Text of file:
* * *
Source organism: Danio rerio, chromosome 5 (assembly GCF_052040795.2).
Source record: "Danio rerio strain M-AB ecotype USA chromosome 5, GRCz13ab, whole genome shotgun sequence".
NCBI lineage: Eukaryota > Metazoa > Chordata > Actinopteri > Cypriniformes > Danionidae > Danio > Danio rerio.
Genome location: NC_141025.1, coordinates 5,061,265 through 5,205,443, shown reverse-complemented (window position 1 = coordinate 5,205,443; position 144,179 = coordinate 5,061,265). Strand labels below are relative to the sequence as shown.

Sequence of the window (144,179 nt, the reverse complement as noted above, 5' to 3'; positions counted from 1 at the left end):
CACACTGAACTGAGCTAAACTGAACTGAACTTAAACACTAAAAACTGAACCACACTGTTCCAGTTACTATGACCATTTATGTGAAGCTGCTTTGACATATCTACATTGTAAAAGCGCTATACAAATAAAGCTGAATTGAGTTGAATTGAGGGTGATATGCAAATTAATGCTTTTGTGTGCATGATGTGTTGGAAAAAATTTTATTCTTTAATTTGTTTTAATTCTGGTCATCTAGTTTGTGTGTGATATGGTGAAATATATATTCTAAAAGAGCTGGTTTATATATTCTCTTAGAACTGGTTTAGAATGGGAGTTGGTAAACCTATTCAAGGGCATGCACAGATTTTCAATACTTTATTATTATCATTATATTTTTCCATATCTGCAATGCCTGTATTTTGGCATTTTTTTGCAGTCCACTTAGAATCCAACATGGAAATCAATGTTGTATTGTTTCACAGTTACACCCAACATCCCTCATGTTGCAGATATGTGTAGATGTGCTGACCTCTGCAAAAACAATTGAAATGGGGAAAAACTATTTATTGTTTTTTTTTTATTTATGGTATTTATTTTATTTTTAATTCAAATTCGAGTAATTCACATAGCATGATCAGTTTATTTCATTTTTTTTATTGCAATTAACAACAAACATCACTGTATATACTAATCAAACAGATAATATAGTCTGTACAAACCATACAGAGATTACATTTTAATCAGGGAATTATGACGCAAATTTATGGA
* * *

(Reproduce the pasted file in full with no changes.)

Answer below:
Source organism: Danio rerio, chromosome 5 (assembly GCF_052040795.2).
Source record: "Danio rerio strain M-AB ecotype USA chromosome 5, GRCz13ab, whole genome shotgun sequence".
NCBI lineage: Eukaryota > Metazoa > Chordata > Actinopteri > Cypriniformes > Danionidae > Danio > Danio rerio.
Genome location: NC_141025.1, coordinates 5,061,265 through 5,205,443, shown reverse-complemented (window position 1 = coordinate 5,205,443; position 144,179 = coordinate 5,061,265). Strand labels below are relative to the sequence as shown.

Sequence of the window (144,179 nt, the reverse complement as noted above, 5' to 3'; positions counted from 1 at the left end):
CACACTGAACTGAGCTAAACTGAACTGAACTTAAACACTAAAAACTGAACCACACTGTTCCAGTTACTATGACCATTTATGTGAAGCTGCTTTGACATATCTACATTGTAAAAGCGCTATACAAATAAAGCTGAATTGAGTTGAATTGAGGGTGATATGCAAATTAATGCTTTTGTGTGCATGATGTGTTGGAAAAAATTTTATTCTTTAATTTGTTTTAATTCTGGTCATCTAGTTTGTGTGTGATATGGTGAAATATATATTCTAAAAGAGCTGGTTTATATATTCTCTTAGAACTGGTTTAGAATGGGAGTTGGTAAACCTATTCAAGGGCATGCACAGATTTTCAATACTTTATTATTATCATTATATTTTTCCATATCTGCAATGCCTGTATTTTGGCATTTTTTTGCAGTCCACTTAGAATCCAACATGGAAATCAATGTTGTATTGTTTCACAGTTACACCCAACATCCCTCATGTTGCAGATATGTGTAGATGTGCTGACCTCTGCAAAAACAATTGAAATGGGGAAAAACTATTTATTGTTTTTTTTTTATTTATGGTATTTATTTTATTTTTAATTCAAATTCGAGTAATTCACATAGCATGATCAGTTTATTTCATTTTTTTTATTGCAATTAACAACAAACATCACTGTATATACTAATCAAACAGATAATATAGTCTGTACAAACCATACAGAGATTACATTTTAATCAGGGAATTATGACGCAAATTTATGGA